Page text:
Feed identity, from DutchScot
London-based design studio DutchScot has created a typographic identity for social media and content creation agency Feed. “Their spirit is young and vibrant but it’s backed up by expertise,” studio partner Alex Swatridge tells Design Week. The logo is a “living, breathing representation of the word ‘Feed’” and is constantly moving vertically online. It aims to reflect how people scroll through feeds on their phones, tablets and computers. There are more nods to the company’s social media-focus throughout. Rolling over an image will reveal an emoji relevant to that particular field, and if you leave the website open, it’s eventually taken over by a crowd of the icons.
Generator Z web platform and identity, from Hyperakt
Set up in the wake of a turbulent year, Generator Z is an American initiative that will provide 1000 students in Michigan and New York $1000 to develop an idea for an afterschool activity over the next year. Based in Brooklyn, US, studio Hyperakt designed the identity and web app for the “idea labs” in collaboration with its target teen audience. “The project has a playful approach that leaves room for messiness and mistakes,” the studio tells Design Week, which also incorporated a “nostalgic feeling” into the identity. The logo is generative and customisable, allowing people to fill in their own Zs. Good Type Foundry’s adieu has been chosen as a typeface for its “funkiness” while the colour palette was inspired by the early Internet and content creation (such as a Microsoft Paint) according to Hyperakt. “We reflected on content creation for the web and how young people use things that weren’t necessarily built for them, like how we would hack MySpace as teens,” the studio adds. “Young people excel at making things for themselves using the tools available.”
Ho Jeng AR app, from Google, Sennep and Animade
London design studio Sennep, animation studio Animade and Google Hong Kong have collaborated on an Augmented Reality (AR) app which aims to bring “joy and positivity to the citizens of Hong Kong”, Sennep says. The app introduces six Hong Kong-inspired characters for people to interact with as they explore the city. It plays out like a videogame, according to the studio, with cultural objects to be found and characters to be unlocked. There are surprise rewards and special offers too. “We loved the brief to spread smiles and positivity in Hong Kong,” Sennep creative director Matt Rice says. “Working with Animade’s delightful characters and imagining an interface that would complement their design and allow users to play with them, create scenes and share, was a real treat.”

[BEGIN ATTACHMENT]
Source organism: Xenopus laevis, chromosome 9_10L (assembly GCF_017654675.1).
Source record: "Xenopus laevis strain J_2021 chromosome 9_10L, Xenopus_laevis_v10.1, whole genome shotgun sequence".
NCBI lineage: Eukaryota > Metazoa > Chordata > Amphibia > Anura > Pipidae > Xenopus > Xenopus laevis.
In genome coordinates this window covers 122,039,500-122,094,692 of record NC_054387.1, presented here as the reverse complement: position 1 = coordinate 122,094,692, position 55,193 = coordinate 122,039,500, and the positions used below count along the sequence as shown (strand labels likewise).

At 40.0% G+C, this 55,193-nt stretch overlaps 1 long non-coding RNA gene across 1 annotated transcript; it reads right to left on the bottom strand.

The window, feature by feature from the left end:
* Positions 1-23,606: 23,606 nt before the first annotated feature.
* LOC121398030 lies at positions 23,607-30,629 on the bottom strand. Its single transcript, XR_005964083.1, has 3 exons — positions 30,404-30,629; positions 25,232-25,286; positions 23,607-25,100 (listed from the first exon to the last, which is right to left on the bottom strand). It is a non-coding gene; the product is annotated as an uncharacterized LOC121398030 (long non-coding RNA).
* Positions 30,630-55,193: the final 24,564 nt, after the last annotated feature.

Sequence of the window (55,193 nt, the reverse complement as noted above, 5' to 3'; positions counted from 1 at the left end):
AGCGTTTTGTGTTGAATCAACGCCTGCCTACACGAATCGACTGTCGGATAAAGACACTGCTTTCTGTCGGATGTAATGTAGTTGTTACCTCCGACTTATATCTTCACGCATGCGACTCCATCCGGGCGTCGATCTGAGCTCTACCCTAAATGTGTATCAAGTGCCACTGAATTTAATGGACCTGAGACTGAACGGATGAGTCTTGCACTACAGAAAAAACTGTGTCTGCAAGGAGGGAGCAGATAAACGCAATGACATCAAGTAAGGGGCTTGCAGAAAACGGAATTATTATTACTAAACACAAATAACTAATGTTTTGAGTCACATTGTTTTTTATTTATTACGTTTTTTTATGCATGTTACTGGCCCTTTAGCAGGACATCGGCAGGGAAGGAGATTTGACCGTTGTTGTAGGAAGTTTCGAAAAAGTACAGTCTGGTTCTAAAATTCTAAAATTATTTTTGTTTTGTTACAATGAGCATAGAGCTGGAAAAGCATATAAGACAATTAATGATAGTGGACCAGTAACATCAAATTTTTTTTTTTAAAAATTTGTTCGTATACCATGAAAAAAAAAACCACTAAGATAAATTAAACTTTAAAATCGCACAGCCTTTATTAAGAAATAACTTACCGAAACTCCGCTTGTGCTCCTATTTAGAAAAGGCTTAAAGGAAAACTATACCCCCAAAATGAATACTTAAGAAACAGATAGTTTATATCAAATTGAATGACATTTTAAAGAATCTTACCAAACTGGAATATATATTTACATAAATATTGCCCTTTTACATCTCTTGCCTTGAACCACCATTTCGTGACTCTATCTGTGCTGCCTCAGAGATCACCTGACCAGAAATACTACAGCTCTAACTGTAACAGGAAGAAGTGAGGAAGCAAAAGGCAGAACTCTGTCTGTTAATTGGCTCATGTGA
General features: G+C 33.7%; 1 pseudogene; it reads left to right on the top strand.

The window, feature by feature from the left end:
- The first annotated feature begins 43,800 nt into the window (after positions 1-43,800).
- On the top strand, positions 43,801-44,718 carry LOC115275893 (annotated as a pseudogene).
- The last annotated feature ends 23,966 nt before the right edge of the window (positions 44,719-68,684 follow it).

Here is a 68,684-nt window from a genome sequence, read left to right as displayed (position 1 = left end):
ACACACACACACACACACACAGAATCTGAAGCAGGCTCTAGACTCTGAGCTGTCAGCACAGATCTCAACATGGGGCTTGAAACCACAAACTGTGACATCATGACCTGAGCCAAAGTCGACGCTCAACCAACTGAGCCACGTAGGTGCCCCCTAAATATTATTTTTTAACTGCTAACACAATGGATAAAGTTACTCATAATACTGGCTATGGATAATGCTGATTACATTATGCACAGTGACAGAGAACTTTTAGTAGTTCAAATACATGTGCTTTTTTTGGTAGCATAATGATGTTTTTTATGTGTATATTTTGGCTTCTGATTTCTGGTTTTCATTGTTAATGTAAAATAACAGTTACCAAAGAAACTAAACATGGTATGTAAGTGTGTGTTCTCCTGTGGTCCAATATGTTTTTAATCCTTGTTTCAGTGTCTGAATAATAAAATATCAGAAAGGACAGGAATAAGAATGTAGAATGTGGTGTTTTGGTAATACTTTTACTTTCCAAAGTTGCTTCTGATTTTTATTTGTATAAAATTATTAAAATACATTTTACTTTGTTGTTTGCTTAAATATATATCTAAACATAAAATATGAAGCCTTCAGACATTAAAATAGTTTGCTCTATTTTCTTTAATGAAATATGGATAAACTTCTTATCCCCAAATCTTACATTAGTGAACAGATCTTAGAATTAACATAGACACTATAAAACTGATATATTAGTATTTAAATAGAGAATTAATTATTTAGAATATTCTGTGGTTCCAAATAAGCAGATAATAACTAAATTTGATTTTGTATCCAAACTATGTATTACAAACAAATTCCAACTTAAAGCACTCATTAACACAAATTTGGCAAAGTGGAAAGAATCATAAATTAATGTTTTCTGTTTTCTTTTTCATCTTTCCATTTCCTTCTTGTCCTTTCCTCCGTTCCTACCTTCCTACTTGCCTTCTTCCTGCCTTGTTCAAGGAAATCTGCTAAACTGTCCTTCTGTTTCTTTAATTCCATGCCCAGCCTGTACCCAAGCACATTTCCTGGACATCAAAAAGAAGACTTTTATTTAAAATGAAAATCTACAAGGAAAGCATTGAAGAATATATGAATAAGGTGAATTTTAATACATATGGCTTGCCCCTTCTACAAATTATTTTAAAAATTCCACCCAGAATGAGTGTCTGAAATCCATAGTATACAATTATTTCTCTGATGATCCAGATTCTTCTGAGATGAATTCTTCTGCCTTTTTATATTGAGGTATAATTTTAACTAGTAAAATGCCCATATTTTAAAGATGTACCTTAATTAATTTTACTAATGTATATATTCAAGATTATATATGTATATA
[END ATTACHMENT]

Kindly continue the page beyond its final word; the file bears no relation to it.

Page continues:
Yo-Yo Machines, from Interaction Research Studio
With support from the UK Covid 19 research fund, Interaction Research Studio – based at London’s Goldsmiths university – has created communications devices that aim to connect people separated from friends and family. The Internet-connected machines rely on simple connections, such as light and sound, and hope to provide an antidote to digital-fatigue from Zoom or videocalls. Light Touch comprises a pair of light-up devices which lets people send slowly fading coloured lights to each other. The studio’s co-director Bill Gaver has been using a pair with his 92-year-old mother who’s based in America. “When she sends me a light form California it feels like she’s right next to my desk in London,” he says. “It’s also really nice when I wake up or return home and find a light she’s sent me earlier, and she says she looks for a light from me particularly when she gets up at night.” Another device, Knock Knock, lets you send sounds between devices.
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Moholy-Nagy Foundation identity, from Pentagram
Moholy-Nagy was an artist, photographer and Bauhaus master who moved to London in the 1930s. After the war, he established the Chicago School of Design. He’s most well-known for his “photograms”, experimental photographs with light. An eponymous foundation has been set up by his daughter to promote and preserve his legacy. Pentagram’s Marina Willer has created the identity, designing a series of typographic forms which were made by hand in the studio with projections using light and water. These shadow-like letterforms make up the basis of the “fluid identity”, the studio says. The identity rolls out across materials like tote bags and a magazine as well as on the foundation’s website.
Virus Classics, from Jolyon Fenwick
Artist Jolyon Fenwick has designed a conceptual series of very 2020 book covers. Virus Classics are a take on the Penguin English Library range but have a Covid twist. Among the spoof collection is Covid’s Metamorphoses, Thomas Hardy’s At Least 2 Metres from the Madding Crowd and Samuel Beckett’s Waiting for Ocado. While the world might be sick of virus-related news, the project is “designed to bring a light and lively spin on our current circumstances” according to Fenwick.
Hiden restaurant design, from Takagicaperan
London-based studio Takagicaperan’s design for recently-opened Japanese curry restaurant Hiden is inspired by the signature dish’s main colour: yellow. The seats, kitchen area and bar area are all the same shade. “The simplistic yet crafted application of yellow colour throughout the space is integrating all functional aspects of the preparation process,” the studio says. “This celebrates the passion of food and the staging of the product.” The restaurant, which opened in Coal Drops Yard in London’s Kings Cross, takes its name from the Japanese word Hiden which means a secret recipe of an unknown blend of spices.
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